Latest edition of the all-encompassing Herpetology textbook. No further introduction needed.
Venomous Reptiles And Their Toxins brings together the world’s leading toxinologists in this comprehensive study of the entire scope of reptile venoms, from clinical effects to evolution to drug design and development. The book contains detailed applied chapters on clinical care of the envenomed patient, ineffective traditional or modern remedies, occupational considerations involved in the maintenance of institutional venomous reptile collections, veterinary care for venomous reptiles and research methods used in venom research. This book also devotes a chapter to each toxin class found in reptile venoms, detailing the full trajectory of research on the peptide or protein in question. These chapters discuss each toxin’s respective role in the envenomation process through to how each has been explored for their biomedical potential. This book is a unique resource for anyone working with venomous reptiles.
The emphasis in this volume is on the structure and functional design of the integument. [Marc’s Note: The book blurb is as enormousas the amount of knowledge in this book. A lot of the book is devoted to flying verts if they’re your thing.]
The latest edition of the all-encompassing Mammalogy textbook, includes an up-to-date classification and phylogeny. Worth the entrance price for that.
This book summarizes the key adaptations enabling extremophile fishes to survive under harsh environmental conditions. It reviews the most recent research on acidic, Antarctic, cave, desert, hypersaline, hypoxic, temporary, and fast-flowing habitats, as well as naturally and anthropogenically toxic waters, while pointing out generalities that are evident across different study systems. Knowledge of the different adaptations that allow fish to cope with stressful environmental conditions furthers our understanding of basic physiological, ecological, and evolutionary principles. In several cases, evidence is provided for how the adaptation to extreme environments promotes the emergence of new species. Furthermore, a link is made to conservation biology, and how human activities have exacerbated existing extreme environments and created new ones. The book concludes with a discussion of major open questions in our understanding of the ecology and evolution of life in extreme environments.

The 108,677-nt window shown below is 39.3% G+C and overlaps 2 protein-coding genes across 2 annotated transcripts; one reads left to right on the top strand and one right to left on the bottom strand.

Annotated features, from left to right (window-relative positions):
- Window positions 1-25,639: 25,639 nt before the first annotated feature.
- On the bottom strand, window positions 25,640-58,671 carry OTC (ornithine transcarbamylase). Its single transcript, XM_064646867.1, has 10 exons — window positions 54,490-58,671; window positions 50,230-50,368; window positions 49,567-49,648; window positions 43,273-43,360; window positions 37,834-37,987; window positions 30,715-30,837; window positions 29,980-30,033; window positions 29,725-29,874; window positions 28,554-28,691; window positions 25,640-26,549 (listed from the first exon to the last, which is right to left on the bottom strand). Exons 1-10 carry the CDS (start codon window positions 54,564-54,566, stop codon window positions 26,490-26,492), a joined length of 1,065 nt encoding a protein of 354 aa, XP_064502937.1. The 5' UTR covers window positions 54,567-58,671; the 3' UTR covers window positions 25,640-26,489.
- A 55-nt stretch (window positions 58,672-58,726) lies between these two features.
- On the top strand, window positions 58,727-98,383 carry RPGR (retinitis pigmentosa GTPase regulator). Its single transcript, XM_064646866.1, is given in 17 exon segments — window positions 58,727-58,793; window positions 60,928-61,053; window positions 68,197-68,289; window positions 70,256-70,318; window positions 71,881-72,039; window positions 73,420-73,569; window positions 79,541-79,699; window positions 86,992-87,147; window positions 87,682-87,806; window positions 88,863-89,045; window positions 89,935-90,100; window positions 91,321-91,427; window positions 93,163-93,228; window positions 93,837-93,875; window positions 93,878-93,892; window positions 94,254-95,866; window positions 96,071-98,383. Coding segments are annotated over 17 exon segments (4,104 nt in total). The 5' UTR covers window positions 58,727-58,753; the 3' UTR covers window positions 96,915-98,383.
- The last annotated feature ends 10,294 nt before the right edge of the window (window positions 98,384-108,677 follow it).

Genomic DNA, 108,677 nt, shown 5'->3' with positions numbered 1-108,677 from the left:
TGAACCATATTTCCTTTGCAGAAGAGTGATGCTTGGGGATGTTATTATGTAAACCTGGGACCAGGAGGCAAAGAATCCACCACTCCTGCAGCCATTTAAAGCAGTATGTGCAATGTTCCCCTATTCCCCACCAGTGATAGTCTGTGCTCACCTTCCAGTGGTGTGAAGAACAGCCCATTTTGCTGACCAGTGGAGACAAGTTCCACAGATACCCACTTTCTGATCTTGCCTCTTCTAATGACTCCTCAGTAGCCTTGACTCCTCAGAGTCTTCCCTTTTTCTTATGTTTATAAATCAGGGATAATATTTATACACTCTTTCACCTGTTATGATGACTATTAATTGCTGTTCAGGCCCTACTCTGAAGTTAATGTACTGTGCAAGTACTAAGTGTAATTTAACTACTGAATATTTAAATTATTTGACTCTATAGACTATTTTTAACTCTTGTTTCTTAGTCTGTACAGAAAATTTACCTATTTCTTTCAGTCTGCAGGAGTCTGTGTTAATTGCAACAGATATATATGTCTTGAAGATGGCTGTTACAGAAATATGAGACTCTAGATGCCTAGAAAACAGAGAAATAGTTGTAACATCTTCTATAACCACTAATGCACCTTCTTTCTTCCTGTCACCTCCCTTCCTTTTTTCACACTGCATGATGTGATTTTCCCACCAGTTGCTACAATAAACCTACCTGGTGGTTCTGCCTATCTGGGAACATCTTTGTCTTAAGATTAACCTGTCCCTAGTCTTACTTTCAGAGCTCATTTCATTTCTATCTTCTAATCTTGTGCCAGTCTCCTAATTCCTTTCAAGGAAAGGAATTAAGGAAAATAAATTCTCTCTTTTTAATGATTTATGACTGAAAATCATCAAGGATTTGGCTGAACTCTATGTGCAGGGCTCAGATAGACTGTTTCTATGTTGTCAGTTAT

With no blind allegiance to what he once thought he knew, Chatterjee devours the new evidence and lays out the most compelling version of the birth and evolution of the avian form ever attempted. He takes us from Texas to Spain, China, Mongolia, Madagascar, Australia, Antarctica, and Argentina. He shows how, in the “Cretaceous Pompeii” of China, he was able to reconstruct the origin and evolution of flight of early birds from the feathered dinosaurs that lay among thousands of other amazing fossils.